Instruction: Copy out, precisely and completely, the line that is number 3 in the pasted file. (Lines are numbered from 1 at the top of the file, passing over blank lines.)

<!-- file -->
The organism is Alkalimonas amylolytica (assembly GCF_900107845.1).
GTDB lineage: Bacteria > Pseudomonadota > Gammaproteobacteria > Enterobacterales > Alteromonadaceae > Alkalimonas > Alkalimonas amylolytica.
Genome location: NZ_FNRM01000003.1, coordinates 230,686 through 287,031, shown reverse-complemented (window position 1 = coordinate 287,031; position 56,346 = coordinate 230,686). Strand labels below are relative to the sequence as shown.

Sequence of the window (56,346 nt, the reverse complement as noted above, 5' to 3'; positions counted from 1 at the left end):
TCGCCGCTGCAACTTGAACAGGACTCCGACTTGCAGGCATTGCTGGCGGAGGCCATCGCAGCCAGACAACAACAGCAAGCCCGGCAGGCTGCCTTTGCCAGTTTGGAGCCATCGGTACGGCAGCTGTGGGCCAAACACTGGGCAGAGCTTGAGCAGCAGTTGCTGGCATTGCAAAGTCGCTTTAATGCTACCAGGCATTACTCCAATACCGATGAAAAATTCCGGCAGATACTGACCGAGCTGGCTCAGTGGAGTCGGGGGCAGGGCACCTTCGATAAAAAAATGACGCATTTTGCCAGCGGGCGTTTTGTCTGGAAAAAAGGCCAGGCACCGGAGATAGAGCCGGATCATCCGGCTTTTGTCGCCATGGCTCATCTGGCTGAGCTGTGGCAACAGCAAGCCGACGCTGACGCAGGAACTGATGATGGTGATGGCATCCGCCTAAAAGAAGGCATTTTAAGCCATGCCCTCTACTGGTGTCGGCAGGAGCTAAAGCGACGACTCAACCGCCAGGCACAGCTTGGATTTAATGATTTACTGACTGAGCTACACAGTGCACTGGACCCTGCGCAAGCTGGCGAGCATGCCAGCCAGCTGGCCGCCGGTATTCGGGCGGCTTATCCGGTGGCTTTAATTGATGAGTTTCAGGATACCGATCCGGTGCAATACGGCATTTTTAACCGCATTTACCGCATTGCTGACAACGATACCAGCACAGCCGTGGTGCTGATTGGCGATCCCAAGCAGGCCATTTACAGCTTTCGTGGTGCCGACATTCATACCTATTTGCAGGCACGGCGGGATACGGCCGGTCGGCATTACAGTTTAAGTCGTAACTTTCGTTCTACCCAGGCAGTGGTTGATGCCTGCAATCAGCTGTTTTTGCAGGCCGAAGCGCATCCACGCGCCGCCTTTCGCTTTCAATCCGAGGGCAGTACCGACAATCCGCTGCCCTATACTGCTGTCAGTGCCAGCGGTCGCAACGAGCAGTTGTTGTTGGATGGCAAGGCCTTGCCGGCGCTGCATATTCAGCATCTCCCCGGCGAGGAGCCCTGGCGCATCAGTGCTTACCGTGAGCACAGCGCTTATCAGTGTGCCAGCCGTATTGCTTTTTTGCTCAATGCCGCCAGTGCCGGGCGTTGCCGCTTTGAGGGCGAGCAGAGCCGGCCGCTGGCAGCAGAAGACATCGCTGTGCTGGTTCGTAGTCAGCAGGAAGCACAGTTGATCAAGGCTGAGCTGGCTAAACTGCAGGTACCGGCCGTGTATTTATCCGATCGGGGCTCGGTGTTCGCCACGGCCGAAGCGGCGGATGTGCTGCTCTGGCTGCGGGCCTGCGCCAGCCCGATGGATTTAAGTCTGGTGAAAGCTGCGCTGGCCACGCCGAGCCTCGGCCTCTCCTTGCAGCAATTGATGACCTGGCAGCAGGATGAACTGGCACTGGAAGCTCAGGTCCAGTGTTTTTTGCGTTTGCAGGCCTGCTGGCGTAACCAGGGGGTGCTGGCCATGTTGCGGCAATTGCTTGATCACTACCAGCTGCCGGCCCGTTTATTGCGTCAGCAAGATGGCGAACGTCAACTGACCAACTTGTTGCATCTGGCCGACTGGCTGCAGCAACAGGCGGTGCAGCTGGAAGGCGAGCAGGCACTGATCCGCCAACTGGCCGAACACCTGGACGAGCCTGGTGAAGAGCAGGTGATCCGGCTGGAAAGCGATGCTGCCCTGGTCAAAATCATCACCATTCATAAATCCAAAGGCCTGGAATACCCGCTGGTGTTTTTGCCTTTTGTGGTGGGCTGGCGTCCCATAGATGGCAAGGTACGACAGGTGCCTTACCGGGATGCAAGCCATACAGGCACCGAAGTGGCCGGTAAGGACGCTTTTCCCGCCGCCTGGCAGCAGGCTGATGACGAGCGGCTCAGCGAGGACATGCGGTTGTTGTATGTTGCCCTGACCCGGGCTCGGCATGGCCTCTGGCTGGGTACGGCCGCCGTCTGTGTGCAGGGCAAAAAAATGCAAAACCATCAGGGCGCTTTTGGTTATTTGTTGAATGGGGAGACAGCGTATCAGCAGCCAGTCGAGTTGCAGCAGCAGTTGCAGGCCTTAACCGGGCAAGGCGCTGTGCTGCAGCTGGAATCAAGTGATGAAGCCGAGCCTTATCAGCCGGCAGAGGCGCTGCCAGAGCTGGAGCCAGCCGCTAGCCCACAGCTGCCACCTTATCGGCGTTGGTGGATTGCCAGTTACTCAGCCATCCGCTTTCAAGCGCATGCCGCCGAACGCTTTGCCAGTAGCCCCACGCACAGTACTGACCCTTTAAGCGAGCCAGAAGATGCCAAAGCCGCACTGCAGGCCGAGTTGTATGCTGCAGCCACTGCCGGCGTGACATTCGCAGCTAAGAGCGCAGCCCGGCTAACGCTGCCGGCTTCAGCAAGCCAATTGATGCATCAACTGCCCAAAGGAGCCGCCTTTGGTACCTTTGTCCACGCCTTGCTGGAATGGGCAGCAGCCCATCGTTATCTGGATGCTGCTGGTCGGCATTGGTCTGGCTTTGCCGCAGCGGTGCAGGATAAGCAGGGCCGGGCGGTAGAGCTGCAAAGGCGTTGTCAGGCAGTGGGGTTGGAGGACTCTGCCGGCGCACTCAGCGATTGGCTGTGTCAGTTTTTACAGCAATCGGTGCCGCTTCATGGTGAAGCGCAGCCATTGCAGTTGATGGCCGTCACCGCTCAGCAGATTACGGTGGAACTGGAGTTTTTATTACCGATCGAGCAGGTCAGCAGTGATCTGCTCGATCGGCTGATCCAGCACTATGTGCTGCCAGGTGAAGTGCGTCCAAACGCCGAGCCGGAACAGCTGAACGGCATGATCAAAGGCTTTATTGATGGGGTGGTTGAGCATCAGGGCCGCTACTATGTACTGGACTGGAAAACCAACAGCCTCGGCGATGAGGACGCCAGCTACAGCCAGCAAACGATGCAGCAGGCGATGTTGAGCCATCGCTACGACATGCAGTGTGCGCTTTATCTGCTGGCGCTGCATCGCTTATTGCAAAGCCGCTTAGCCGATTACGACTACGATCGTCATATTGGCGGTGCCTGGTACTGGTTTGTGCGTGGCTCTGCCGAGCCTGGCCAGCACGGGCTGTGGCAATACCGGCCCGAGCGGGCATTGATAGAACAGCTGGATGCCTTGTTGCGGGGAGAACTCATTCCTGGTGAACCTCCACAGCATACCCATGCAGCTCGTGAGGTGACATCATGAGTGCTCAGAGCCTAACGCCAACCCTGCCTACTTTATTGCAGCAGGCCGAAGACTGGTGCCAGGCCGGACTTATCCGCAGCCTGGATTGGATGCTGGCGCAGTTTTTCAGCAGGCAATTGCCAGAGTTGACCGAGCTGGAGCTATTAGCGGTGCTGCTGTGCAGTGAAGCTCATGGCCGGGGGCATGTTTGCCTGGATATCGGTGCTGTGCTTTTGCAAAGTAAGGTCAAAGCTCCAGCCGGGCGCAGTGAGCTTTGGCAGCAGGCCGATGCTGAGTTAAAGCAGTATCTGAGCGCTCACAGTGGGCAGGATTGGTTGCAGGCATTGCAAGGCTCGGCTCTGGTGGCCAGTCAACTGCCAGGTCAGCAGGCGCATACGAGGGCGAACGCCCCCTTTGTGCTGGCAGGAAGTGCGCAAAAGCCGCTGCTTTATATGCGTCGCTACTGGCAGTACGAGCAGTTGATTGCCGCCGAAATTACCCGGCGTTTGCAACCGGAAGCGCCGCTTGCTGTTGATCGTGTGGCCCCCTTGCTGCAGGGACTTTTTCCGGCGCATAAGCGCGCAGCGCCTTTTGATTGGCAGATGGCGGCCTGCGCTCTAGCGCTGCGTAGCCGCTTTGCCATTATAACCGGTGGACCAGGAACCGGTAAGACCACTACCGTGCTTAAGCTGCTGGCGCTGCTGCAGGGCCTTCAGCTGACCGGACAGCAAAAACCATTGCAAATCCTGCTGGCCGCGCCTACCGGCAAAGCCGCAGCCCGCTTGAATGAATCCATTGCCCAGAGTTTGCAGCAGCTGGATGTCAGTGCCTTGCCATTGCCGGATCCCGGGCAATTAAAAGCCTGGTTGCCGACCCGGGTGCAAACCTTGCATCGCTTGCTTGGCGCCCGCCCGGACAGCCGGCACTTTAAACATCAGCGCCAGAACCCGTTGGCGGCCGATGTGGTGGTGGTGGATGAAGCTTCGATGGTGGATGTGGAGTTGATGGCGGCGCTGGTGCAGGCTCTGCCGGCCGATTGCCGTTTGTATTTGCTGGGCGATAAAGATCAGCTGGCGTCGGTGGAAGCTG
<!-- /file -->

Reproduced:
Genome location: NZ_FNRM01000003.1, coordinates 230,686 through 287,031, shown reverse-complemented (window position 1 = coordinate 287,031; position 56,346 = coordinate 230,686). Strand labels below are relative to the sequence as shown.